Whereas, the steamer Brussels, flying the English flag and commanded by the late Captain Fryatt, was captured on the high seas by the German naval forces and taken to Zeebrugge; whereas, it was declared a legal prize by the decision of the Prize Court of Hamburg on November 15, 1916, confirmed by the Superior Prize Court at Berlin on July 29, 1917;

Whereas, it follows therefrom that the ship had become German property and that, according to the principles of the law of nations, it was subject to seizure when, in the month of October, 1918, the victorious Belgian troops captured it in the port of Zeebrugge, where it was sunk by

the enemy;

Whereas, no objection could be made that, forming the subject of the recapture of an allied ship, this ship should, according to international customs, have been restored to its former owner; whereas, in the first place, there does not exist any general usage, and even to a less degree any written international rule, binding the recaptor to restitution in such a case; whereas, the Hague Convention is silent on this subject; whereas, as the judgments of this court, dated October 17, 1919, in the case of the S.S. Midsland and Gelderland, declared, England herself has never admitted the restitution of an allied or neutral ship recovered from the enemy, except under the condition of reciprocity; whereas, in fact, no treaty of reciprocity exists on this subject between Great Britain and Belgium ;

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1 Translated from the Moniteur Belge, Nov. 6, 1919, p. 5894.

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But, whereas, moreover, as appears from the same decisions, the recapture or recovery, with the rights and obligations which certain publicists of international law attach thereto, is possible only if no judgment validating the original prize has been rendered; whereas, in case of the existence of such a judgment, we are dealing with a new prize which is governed with respect to all neutrals as well as allies, by the ordinary rules, and which admits of no restriction upon the absolute rights of the captor;

Whereas, moreover, in every prize case there is a governmental phase in which the captor state may decide it opportune to act in a spirit of generosity toward an allied or neutral Power, and a contentious phase such as that in the present instance, in which the Prize Court vested with the litigation by the government of the captor state, has only to decide whether the prize was legitimately made according to the rules of international law;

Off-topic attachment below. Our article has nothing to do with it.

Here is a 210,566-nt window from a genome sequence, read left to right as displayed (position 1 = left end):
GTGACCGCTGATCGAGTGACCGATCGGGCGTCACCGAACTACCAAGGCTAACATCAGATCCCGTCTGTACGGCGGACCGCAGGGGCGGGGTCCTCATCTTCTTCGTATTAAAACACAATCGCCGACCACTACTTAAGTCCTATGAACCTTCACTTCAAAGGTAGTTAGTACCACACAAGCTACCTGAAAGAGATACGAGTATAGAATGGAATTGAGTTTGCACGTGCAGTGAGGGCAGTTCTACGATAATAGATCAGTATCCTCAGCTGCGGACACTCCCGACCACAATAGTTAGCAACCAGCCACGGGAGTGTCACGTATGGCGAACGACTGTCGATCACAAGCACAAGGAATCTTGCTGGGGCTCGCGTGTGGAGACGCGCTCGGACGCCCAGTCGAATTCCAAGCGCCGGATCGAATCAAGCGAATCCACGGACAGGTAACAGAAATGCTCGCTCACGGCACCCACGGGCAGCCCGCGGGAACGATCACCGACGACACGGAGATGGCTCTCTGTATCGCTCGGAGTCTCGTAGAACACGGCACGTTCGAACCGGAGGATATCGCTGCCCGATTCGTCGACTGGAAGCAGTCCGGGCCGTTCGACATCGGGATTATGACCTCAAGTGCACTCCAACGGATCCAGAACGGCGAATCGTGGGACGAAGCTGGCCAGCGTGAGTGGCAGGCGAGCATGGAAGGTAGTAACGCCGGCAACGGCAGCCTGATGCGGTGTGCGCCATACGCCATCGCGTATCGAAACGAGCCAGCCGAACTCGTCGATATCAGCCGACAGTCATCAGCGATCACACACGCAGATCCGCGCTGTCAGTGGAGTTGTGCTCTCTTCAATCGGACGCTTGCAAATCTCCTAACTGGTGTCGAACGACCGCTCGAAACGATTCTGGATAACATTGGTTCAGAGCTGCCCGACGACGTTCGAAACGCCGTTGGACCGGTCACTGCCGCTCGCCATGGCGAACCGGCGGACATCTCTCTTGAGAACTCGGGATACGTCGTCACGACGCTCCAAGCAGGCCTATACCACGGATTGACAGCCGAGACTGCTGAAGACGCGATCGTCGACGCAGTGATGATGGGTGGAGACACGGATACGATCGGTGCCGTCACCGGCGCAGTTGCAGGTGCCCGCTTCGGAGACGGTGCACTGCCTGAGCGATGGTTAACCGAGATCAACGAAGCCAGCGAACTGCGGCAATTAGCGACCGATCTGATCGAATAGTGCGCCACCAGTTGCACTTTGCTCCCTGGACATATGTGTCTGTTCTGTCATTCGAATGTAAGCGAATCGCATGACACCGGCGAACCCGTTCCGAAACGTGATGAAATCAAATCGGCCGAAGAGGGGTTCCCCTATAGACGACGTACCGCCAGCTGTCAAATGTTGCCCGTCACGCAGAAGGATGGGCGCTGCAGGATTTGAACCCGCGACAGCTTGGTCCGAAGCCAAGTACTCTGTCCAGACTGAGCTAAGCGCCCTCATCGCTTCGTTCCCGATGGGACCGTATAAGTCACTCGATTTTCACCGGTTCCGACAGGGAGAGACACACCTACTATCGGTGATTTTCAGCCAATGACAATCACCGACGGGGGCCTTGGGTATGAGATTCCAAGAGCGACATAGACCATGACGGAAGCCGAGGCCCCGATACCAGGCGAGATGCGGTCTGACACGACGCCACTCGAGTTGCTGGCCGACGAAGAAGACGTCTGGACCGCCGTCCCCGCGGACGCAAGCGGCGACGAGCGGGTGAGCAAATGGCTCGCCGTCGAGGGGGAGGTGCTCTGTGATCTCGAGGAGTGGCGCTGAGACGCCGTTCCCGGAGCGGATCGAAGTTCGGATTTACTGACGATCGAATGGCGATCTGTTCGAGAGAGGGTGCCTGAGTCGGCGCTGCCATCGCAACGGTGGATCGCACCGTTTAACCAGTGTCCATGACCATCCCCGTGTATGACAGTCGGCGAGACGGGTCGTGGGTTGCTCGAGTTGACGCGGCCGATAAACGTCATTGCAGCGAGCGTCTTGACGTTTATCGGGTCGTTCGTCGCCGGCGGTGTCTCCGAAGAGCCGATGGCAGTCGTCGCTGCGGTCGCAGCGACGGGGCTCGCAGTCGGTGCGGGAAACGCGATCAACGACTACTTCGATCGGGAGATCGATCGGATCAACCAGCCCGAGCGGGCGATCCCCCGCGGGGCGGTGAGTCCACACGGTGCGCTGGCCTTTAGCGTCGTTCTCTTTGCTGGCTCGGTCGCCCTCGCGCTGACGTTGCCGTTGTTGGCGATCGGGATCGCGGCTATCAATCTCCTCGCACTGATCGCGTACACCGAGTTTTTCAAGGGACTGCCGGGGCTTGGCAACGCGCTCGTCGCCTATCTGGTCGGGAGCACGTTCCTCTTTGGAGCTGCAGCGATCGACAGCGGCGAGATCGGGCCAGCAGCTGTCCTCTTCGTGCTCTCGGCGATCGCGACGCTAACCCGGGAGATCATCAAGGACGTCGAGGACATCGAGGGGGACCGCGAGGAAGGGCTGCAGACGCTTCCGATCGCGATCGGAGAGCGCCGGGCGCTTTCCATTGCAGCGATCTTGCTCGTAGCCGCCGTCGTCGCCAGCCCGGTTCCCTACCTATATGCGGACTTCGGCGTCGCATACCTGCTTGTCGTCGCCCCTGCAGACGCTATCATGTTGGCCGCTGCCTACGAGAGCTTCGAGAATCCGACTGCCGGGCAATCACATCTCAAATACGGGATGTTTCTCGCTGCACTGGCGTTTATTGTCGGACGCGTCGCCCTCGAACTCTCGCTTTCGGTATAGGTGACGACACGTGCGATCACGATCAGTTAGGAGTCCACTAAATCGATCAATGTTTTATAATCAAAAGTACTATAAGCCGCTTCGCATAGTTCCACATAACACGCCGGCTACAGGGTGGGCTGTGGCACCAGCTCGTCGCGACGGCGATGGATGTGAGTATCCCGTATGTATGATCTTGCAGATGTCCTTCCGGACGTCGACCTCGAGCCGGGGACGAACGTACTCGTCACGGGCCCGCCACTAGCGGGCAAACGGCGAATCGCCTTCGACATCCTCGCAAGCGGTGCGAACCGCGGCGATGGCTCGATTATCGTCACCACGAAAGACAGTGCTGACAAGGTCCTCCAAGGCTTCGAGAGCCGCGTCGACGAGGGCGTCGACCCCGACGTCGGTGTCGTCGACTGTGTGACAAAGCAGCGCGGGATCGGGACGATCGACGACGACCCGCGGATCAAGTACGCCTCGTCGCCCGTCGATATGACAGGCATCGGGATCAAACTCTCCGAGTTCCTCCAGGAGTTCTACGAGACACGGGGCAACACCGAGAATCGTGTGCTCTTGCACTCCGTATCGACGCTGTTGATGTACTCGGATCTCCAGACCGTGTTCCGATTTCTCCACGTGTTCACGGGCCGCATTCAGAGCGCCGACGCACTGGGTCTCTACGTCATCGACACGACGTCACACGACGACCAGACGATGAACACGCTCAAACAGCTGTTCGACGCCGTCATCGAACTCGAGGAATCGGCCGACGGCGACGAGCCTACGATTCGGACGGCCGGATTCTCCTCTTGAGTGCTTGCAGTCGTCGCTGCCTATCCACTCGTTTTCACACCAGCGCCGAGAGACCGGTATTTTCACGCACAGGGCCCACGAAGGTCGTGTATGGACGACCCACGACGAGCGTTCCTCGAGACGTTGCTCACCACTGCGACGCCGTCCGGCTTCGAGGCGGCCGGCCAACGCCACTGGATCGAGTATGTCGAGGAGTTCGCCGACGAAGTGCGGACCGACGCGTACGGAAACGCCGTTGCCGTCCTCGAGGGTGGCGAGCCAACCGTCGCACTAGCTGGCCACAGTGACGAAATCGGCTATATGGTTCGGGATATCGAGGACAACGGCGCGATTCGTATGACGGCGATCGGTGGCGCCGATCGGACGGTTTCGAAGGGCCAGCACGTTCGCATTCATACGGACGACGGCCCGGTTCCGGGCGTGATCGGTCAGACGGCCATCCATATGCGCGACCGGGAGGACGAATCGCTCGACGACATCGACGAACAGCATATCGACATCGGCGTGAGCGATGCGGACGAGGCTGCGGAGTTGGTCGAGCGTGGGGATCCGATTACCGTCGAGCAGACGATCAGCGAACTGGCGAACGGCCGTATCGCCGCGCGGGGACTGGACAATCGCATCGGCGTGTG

Whereas, regardless of the regret that a Belgian prize court may feel in being compelled to retain an allied ship which has distinguished itself in the struggle against the common enemy, it could not, in the given case, allow itself to be guided by any other principles than those of the law, tempered according to the circumstances by justice, without deviating from its course of duty;

And, whereas, even if no judgment had been pronounced validating the German prize or if that prize were considered as not having been validly adjudged by the competent tribunal, the Belgian State would not in any less degree have derived as a result of the acts of the German authorities with regard to the ship a title to the prize in the juridical sense of the term, than it would have done later;

Whereas, in fact, as was found in the aforementioned judgments in the case of the Midsland and the Gelderland, the Brussels was sunk by the German naval authorities somewhat to the right and a little to this side of the head of the mole of Zeebrugge, that is with the manifest object of obstructing the passage to the sea; whereas, moreover, the aforementioned authoritites have caused twelve other ships to be sunk, either in the channel of approach to the sluice or in the floating docks of the ports of Brugge; whereas, all these operations formed an indivisible and systematically concerted unit with the double intention of bottling up the ports of Bruges, already obstructed as a result of the heroic act of war of the British navy, and of hindering the Allied Powers from taking possession of these ships in order to use them for the transportation of troops, and material of war, or of provisions for the use of their army; whereas, the German authorities have thus acted for a clearly determined military and defensive object;